1 Philippine Peso = 0.02534 Libyan Dinar
1 Philippine Peso = 0.17539 Moroccan Dirham
1 Philippine Peso = 0.31734 Moldovan Leu
1 Philippine Peso = 0.9454 Macedonian Denar
1 Philippine Peso = 25.42146 Myanmar Kyat
1 Philippine Peso = 45.82375 Mongolian Tugrik
1 Philippine Peso = 0.15425 Macau Pataca
1 Philippine Peso = 6.68582 Mauritania Ougulya
1 Philippine Peso = 0.61303 Mauritius Rupee
1 Philippine Peso = 0.29828 Maldives Rufiyaa
1 Philippine Peso = 13.66743 Malawi Kwacha
1 Philippine Peso = 0.35467 Mexican Peso
1 Philippine Peso = 0.07454 Malaysian Ringgit
1 Philippine Peso = 0.22274 Namibian Dollar
1 Philippine Peso = 6.87739 Nigerian Naira
1 Philippine Peso = 0.59195 Nicaragua Cordoba
1 Philippine Peso = 0.14901 Norwegian Krone
1 Philippine Peso = 1.96697 Nepalese Rupee
1 Philippine Peso = 0.02593 New Zealand Dollar
1 Philippine Peso = 0.00737 Omani Rial
1 Philippine Peso = 0.01916 Panama Balboa
1 Philippine Peso = 0.06225 Peruvian Nuevo Sol
1 Philippine Peso = 0.06025 Papua New Guinea Kina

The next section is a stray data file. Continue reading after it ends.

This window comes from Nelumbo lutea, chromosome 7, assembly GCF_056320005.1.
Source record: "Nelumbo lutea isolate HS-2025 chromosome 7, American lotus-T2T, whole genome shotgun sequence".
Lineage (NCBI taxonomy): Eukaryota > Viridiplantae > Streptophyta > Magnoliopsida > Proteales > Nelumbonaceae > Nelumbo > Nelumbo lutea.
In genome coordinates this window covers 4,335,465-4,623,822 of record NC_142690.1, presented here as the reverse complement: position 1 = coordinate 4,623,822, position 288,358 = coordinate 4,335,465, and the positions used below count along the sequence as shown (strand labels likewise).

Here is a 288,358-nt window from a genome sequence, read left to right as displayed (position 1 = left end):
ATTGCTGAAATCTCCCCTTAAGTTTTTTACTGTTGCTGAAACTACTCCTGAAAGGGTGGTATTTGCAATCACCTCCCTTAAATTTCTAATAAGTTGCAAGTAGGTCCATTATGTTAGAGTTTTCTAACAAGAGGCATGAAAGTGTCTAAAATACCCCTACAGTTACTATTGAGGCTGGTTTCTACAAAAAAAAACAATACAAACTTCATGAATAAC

1 Philippine Peso = 1 Philippine Peso
1 Philippine Peso = 2.11398 Pakistani Rupee
1 Philippine Peso = 0.0642 Polish Zloty
1 Philippine Peso = 106.68774 Paraguayan Guarani
1 Philippine Peso = 0.06973 Qatar Rial
1 Philippine Peso = 0.07198 Romanian New Leu
1 Philippine Peso = 1.08044 Russian Rouble
1 Philippine Peso = 16.10153 Rwanda Franc
1 Philippine Peso = 0.07184 Saudi Arabian Riyal
1 Philippine Peso = 0.14875 Solomon Islands Dollar
1 Philippine Peso = 0.25546 Seychelles Rupee
1 Philippine Peso = 0.34393 Sudanese Pound
1 Philippine Peso = 0.15255 Swedish Krona
1 Philippine Peso = 0.02511 Singapore Dollar
1 Philippine Peso = 0.01367 St Helena Pound